Continuing on from the last post of how I organize my thoughts when I prepare to teach, another important tool I use each time is called Heady Hearty Handy. (I also learned this when earning my degree fall of my freshman year – and I never forgot it).
As I’m preparing my notes each time I process these three significant questions:
This simple diagram helps to visualize the process. (NOTE: the name – and the picture below – is so ridiculous and simple, I bet you won’t forget it!)
In the margin of my notes I will write “heady” “hearty” and “handy” when I feel I am answering the questions with my teaching. If I feel as though my teaching was “flat” it is usually because I answered only one or two out of these three questions.
Thinking about this further:
-If your teaching is just head knowledge, it is a lecture.
-If your teaching is just heart, you inspired the audience (possibly giving them warm fuzzies) but gave little substance. It’s Oprah with a little bit of Jesus sprinkled in.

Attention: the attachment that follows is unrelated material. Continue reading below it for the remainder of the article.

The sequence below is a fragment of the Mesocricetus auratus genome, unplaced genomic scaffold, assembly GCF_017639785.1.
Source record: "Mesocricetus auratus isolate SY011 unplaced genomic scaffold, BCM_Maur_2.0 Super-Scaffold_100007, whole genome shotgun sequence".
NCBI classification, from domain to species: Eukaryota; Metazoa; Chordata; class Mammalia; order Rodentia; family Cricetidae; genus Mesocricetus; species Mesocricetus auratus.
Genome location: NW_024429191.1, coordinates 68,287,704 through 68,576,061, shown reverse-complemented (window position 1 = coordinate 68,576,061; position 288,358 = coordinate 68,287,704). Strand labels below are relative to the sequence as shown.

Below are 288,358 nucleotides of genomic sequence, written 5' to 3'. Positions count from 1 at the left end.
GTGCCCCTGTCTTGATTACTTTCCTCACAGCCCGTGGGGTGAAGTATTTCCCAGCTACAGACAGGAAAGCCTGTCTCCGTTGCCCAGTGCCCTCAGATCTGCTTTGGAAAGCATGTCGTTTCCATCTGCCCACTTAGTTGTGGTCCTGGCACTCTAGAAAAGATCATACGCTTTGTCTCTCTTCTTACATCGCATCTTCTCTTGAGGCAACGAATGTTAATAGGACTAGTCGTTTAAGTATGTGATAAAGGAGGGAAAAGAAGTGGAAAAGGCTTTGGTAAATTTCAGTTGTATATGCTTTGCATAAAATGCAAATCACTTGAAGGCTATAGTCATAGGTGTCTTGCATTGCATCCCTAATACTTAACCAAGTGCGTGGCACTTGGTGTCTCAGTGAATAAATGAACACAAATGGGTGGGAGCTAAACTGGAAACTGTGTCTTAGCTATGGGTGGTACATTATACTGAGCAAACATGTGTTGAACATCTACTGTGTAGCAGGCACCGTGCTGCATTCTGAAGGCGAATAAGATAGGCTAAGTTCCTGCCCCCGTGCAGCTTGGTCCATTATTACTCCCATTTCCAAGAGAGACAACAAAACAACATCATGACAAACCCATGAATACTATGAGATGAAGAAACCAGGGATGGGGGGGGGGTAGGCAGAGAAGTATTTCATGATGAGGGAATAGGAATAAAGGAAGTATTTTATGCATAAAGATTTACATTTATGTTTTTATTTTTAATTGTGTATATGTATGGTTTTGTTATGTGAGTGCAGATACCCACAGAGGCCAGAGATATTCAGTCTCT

-If your teaching is just hands, all you’ve done is given them marching orders, which can come off bossy and condescending – and doesn’t equip your listeners in any way.
-If your teaching is head and heart but lacks hands, it gives people information and motivation, but fails to provide direction as to what to do with what they just heard. The purpose of teaching is to listen to God and to challenge people to respond appropriately to Him.
-If your teaching is head and hands but lacks heart, they leave with a sense of obligation to “do something” but are left uninspired and fail to understand why this is important. This can be breed legalism where people act because they “should” do something.
-If your teaching is heart and hands but lacks head knowledge, people could leave with little knowledge or context, dangerously encouraging people to simply “follow their heart” without any sure footing or theological anchors. This is usually how heresies begin.
A simple Venn diagram communicates this well. The goal is to have our teaching land in the gray triangle.
Good, solid, clear teaching answers all three questions clearly and compellingly. It is much easier to say, but much more difficult to do, but – by the grace of God – when the head, heart and hands are present in teaching the inspired Word of God, He can do great things.
Pastors, teachers and preachers: may we do our part in preparation and in prayer, but may we never forget that unless God shows up, all of our teaching is useless!
And may the Spirit guide us in our preparation this week for his purposes and not our own.